POP3 is a commonly used e-mail Internet protocol. By default, downloaded messages are deleted from the server when the POP3 e-mail application downloads the e-mail message to the client computer. If a copy of the user's e-mail message is not kept on the e-mail server, the user cannot access the same e-mail message from multiple computers. However, some POP3 e-mail applications can be configured to keep copies of messages on the server so that the same e-mail messages can be accessed from another computer. POP3 client applications can only be used to download messages from the e-mail server to a folder on the client computer (typically the Inbox). The POP3 protocol cannot synchronize multiple folders on the e-mail server with multiple folders on the client computer. POP3 does not support public folder access.

e-mail client applications that use IMAP4 are more flexible and often provide more functionality than e-mail client applications that use POP3. By default, when the IMAP4 e-mail application downloads e-mail to the client computer, a copy of the downloaded message remains on the e-mail server. It is because the user's e-mail copy remains on the e-mail server that the user can access the same e-mail message from multiple computers. With IMAP4 e-mail, users can access and create multiple e-mail folders on the e-mail server. The user can then access any messages on the server from computers located in multiple locations. For example, most IMAP4 applications can be configured to keep a copy of the user's sent items on the server so that they can view their sent items from any other computer. IMAP4 supports other features supported by most IMAP4 applications. For example, some IMAP4 applications contain a feature that allows users to view only the headers (senders and subjects) of e-mail messages on the server, and then download only the messages they want to read. IMAP4 also does not support public folder access.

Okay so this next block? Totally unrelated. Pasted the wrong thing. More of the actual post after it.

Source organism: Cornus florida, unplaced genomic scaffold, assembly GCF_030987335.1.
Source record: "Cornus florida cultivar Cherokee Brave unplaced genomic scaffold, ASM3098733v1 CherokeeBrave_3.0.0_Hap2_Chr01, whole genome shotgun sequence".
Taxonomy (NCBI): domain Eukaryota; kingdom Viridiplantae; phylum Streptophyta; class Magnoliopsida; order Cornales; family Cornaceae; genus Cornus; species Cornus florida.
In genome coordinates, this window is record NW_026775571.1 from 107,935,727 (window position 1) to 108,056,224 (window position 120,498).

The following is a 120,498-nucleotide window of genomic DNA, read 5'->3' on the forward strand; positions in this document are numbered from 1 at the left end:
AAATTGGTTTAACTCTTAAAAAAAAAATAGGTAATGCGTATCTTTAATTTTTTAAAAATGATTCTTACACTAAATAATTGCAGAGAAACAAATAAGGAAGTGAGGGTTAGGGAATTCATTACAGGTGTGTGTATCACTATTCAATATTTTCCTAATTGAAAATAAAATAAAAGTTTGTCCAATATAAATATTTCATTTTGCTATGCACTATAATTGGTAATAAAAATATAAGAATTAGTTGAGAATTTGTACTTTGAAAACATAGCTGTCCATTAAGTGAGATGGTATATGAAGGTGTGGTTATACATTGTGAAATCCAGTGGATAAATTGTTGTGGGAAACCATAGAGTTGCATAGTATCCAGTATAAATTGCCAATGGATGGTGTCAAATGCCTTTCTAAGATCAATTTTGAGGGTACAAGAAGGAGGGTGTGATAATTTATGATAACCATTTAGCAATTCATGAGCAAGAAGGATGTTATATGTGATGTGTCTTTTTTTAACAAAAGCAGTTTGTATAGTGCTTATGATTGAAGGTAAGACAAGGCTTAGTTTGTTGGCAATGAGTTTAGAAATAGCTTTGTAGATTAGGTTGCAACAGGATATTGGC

POP3 and IMAP4 cannot be used to send messages from a client application to an e-mail server. E-mail applications that use POP3 and IMAP4 to send mail rely on the SMTP protocol to send mail. Connectors that are used to receive e-mail submissions from client applications using POP3 or IMAP4 are automatically created on each Hub Transport server. So you'll see a receive connector for the client+ server name, which is to accept SMTP connections from all non-MAPI clients, such as POP and IMAP.

POP3 and IMAP4 applications: Because Exchange 2010 supports POP3 and IMAP4, users can connect to Exchange 2010 using any client application that supports POP3 and IMAP4. These applications include Outlook, Windows Mail, Microsoft Outlook Express, Entourage, and many third-party applications (such as Mozilla Thunderbird and Eudora). Each e-mail client application supports a different feature.

The following three common connection settings can be set on POP3 or IMAP4 client applications:

Send and receive messages each time the e-mail application is started. When you use this option, messages are sent and received only when you start the e-mail application.

Send and receive messages manually. When this option is used, messages are sent and received only when the user clicks the Send and receive option in the client user interface.

Send and receive messages regularly. When this option is used, the client application periodically connects to the server to send mail and download all new messages.